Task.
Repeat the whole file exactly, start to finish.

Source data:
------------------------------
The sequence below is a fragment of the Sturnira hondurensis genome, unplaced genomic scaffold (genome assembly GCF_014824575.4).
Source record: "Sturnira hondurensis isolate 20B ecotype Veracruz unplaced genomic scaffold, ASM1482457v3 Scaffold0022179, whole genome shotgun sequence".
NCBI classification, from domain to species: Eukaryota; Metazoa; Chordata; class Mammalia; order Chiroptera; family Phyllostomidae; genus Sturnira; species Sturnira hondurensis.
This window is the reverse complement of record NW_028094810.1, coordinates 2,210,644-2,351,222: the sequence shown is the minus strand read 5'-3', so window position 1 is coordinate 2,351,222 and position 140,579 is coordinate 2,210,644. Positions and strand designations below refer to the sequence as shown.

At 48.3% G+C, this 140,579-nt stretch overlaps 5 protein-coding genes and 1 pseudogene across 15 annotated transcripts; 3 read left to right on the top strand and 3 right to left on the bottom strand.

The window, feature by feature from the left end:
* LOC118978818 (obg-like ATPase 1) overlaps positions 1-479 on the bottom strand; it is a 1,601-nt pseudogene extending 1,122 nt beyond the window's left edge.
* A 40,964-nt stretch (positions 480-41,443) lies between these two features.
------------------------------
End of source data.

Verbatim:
The sequence below is a fragment of the Sturnira hondurensis genome, unplaced genomic scaffold (genome assembly GCF_014824575.4).
Source record: "Sturnira hondurensis isolate 20B ecotype Veracruz unplaced genomic scaffold, ASM1482457v3 Scaffold0022179, whole genome shotgun sequence".
NCBI classification, from domain to species: Eukaryota; Metazoa; Chordata; class Mammalia; order Chiroptera; family Phyllostomidae; genus Sturnira; species Sturnira hondurensis.
This window is the reverse complement of record NW_028094810.1, coordinates 2,210,644-2,351,222: the sequence shown is the minus strand read 5'-3', so window position 1 is coordinate 2,351,222 and position 140,579 is coordinate 2,210,644. Positions and strand designations below refer to the sequence as shown.

At 48.3% G+C, this 140,579-nt stretch overlaps 5 protein-coding genes and 1 pseudogene across 15 annotated transcripts; 3 read left to right on the top strand and 3 right to left on the bottom strand.

The window, feature by feature from the left end:
* LOC118978818 (obg-like ATPase 1) overlaps positions 1-479 on the bottom strand; it is a 1,601-nt pseudogene extending 1,122 nt beyond the window's left edge.
* A 40,964-nt stretch (positions 480-41,443) lies between these two features.